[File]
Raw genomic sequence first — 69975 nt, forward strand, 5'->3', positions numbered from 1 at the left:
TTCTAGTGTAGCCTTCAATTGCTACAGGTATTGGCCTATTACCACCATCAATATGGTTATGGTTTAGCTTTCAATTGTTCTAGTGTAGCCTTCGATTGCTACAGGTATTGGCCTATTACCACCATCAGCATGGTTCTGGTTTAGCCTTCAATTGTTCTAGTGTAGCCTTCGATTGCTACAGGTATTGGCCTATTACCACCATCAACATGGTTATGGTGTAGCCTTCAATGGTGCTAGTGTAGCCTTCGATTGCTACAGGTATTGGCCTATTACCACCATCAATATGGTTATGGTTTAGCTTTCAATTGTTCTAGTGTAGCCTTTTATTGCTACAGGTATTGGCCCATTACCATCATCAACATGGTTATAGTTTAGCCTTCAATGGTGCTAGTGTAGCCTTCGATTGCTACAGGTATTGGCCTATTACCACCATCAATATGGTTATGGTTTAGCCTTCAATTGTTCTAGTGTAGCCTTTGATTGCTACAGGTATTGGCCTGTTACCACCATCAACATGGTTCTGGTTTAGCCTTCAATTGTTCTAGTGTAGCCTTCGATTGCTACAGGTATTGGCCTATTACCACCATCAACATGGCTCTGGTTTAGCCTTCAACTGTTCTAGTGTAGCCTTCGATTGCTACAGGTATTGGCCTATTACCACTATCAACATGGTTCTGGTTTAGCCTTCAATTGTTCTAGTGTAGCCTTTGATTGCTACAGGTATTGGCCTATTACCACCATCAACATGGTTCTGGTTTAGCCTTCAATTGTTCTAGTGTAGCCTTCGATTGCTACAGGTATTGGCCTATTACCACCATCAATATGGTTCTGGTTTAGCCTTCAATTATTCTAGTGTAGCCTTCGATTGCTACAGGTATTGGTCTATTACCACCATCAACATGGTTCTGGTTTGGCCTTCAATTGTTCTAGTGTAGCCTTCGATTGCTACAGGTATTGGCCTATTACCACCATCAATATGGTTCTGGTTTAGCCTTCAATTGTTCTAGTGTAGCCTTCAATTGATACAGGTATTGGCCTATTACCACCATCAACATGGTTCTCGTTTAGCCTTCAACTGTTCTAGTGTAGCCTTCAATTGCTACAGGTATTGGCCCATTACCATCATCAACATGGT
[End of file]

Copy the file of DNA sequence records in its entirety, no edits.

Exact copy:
Raw genomic sequence first — 69975 nt, forward strand, 5'->3', positions numbered from 1 at the left:
TTCTAGTGTAGCCTTCAATTGCTACAGGTATTGGCCTATTACCACCATCAATATGGTTATGGTTTAGCTTTCAATTGTTCTAGTGTAGCCTTCGATTGCTACAGGTATTGGCCTATTACCACCATCAGCATGGTTCTGGTTTAGCCTTCAATTGTTCTAGTGTAGCCTTCGATTGCTACAGGTATTGGCCTATTACCACCATCAACATGGTTATGGTGTAGCCTTCAATGGTGCTAGTGTAGCCTTCGATTGCTACAGGTATTGGCCTATTACCACCATCAATATGGTTATGGTTTAGCTTTCAATTGTTCTAGTGTAGCCTTTTATTGCTACAGGTATTGGCCCATTACCATCATCAACATGGTTATAGTTTAGCCTTCAATGGTGCTAGTGTAGCCTTCGATTGCTACAGGTATTGGCCTATTACCACCATCAATATGGTTATGGTTTAGCCTTCAATTGTTCTAGTGTAGCCTTTGATTGCTACAGGTATTGGCCTGTTACCACCATCAACATGGTTCTGGTTTAGCCTTCAATTGTTCTAGTGTAGCCTTCGATTGCTACAGGTATTGGCCTATTACCACCATCAACATGGCTCTGGTTTAGCCTTCAACTGTTCTAGTGTAGCCTTCGATTGCTACAGGTATTGGCCTATTACCACTATCAACATGGTTCTGGTTTAGCCTTCAATTGTTCTAGTGTAGCCTTTGATTGCTACAGGTATTGGCCTATTACCACCATCAACATGGTTCTGGTTTAGCCTTCAATTGTTCTAGTGTAGCCTTCGATTGCTACAGGTATTGGCCTATTACCACCATCAATATGGTTCTGGTTTAGCCTTCAATTATTCTAGTGTAGCCTTCGATTGCTACAGGTATTGGTCTATTACCACCATCAACATGGTTCTGGTTTGGCCTTCAATTGTTCTAGTGTAGCCTTCGATTGCTACAGGTATTGGCCTATTACCACCATCAATATGGTTCTGGTTTAGCCTTCAATTGTTCTAGTGTAGCCTTCAATTGATACAGGTATTGGCCTATTACCACCATCAACATGGTTCTCGTTTAGCCTTCAACTGTTCTAGTGTAGCCTTCAATTGCTACAGGTATTGGCCCATTACCATCATCAACATGGT